Facebook follies

Now we all probably know the story of Facebook. If not then I suggest you have a read of “How Facebook is taking over our lives” to give you an idea of the impact that it is having and the speed at which it is growing. What many people don’t seem to appreciate is that we are surrendering our privacy to commercial entities like Facebook at an alarming rate.


Many people don’t understand that whatever they post on the Internet is generally searchable and available to anyone. A good example of this is “Facebook scam: Ferrari man’s true identity revealed”. In short a recent Facebook scam featured a man standing next to a Ferrari (as if you would drive an Enzo on the road!) claiming that if you followed his method you’d make enough money to own an Ferrari (an Enzo costs over US$ 1 million by the way). Now the interesting thing, as the article details, is that the picture of the man standing next to the Ferrari is actually someone who uploaded his holiday snaps to the Internet and had no idea they were being used in this way.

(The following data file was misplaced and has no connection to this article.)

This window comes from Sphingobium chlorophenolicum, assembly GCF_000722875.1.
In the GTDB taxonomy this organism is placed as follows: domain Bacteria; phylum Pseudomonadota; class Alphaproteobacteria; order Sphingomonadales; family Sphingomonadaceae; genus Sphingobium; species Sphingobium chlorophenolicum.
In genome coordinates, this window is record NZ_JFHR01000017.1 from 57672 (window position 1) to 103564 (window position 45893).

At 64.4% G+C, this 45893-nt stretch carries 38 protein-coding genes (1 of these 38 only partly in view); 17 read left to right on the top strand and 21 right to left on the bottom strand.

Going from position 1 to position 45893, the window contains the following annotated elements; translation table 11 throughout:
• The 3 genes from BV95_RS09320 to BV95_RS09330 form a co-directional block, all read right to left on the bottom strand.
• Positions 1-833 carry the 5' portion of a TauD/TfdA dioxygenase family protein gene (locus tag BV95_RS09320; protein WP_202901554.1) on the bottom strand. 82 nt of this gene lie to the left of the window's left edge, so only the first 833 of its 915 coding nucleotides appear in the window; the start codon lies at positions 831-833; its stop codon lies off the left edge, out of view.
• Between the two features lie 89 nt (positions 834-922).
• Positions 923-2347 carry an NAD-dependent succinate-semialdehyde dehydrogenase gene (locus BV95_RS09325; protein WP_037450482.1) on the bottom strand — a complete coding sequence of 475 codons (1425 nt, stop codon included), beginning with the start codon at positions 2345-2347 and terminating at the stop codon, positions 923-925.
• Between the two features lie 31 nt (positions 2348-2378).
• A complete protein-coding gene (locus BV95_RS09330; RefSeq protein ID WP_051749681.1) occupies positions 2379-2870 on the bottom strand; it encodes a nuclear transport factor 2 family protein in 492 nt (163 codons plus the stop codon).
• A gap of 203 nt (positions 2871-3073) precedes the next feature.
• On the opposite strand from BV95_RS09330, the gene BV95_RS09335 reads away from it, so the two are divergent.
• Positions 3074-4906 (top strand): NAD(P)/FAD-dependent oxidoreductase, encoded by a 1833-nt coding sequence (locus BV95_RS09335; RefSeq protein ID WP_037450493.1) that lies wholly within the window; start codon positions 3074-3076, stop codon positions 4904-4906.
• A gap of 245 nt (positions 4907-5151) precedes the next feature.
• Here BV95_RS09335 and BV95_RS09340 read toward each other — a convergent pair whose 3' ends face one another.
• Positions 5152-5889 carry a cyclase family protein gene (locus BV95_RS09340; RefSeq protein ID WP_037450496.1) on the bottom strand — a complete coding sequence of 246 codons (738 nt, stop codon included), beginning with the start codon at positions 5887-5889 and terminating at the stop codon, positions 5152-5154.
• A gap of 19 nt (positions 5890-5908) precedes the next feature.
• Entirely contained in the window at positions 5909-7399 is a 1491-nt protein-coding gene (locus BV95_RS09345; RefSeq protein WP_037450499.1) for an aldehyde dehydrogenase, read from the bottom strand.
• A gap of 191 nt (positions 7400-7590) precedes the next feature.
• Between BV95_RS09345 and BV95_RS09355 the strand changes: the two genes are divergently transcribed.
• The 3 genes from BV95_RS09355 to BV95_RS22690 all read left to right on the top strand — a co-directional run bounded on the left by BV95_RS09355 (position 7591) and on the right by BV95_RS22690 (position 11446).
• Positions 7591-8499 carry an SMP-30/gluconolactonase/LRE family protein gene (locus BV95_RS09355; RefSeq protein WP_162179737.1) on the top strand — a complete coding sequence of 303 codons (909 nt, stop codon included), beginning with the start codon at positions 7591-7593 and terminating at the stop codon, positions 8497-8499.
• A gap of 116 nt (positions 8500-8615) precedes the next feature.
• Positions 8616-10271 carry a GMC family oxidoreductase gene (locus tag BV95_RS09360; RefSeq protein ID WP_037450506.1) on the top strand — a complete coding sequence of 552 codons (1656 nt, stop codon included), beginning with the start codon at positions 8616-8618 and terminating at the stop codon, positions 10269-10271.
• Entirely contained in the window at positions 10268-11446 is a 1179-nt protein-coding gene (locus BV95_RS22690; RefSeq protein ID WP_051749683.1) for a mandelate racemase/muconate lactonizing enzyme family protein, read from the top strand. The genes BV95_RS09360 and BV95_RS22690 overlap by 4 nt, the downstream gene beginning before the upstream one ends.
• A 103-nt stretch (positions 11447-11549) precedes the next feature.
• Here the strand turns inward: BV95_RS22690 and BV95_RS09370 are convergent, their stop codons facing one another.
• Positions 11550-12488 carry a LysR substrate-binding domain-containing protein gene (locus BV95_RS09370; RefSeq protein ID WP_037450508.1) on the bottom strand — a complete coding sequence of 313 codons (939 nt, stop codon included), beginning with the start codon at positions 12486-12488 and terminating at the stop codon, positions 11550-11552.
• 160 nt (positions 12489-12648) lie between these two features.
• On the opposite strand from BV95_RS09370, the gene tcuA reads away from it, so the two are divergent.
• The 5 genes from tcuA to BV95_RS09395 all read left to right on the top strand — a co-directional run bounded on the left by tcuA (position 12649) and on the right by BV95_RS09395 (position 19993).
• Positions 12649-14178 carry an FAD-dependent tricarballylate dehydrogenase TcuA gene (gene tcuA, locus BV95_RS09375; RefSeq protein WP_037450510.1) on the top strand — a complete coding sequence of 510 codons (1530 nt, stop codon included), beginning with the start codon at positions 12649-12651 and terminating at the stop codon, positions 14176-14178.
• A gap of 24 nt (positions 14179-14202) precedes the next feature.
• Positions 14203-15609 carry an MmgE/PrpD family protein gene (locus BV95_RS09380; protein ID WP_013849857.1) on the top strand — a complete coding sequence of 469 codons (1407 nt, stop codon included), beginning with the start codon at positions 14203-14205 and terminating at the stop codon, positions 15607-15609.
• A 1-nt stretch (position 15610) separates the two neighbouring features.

The moral of the story is that you should never upload content that includes ANY private information about yourself to the Internet. I also reckon that you should also specifically avoid photos of yourself or your family. Problem is, many people don’t see anything wrong with it and continue to do so, not appreciating that once it is up on the Internet you no longer have control over it. Would you offer that information to a stranger on the street? Probably not, so why are you offering on the Internet to billions of strangers?


Facebook is a commercial entity. Its sole purpose in life if to make money for shareholders. If it allows you to sign up for free where do you think it makes money? It does that by collected as much information about you and selling that. If you willing provide more information, it will sell that also. Don’t be fooled by claims otherwise, your information is valuable. If you don’t think so then someone else certainly does.


Don’t get me wrong, things like Facebook and Twitter have their place but you should stop and consider how much information you are giving away and what you get in return. Once you have given that information away chances are you’ll never get it back. So, at the very least, don’t upload a picture of you standing next to a really expensive car or you could be the face of the next Internet scam!

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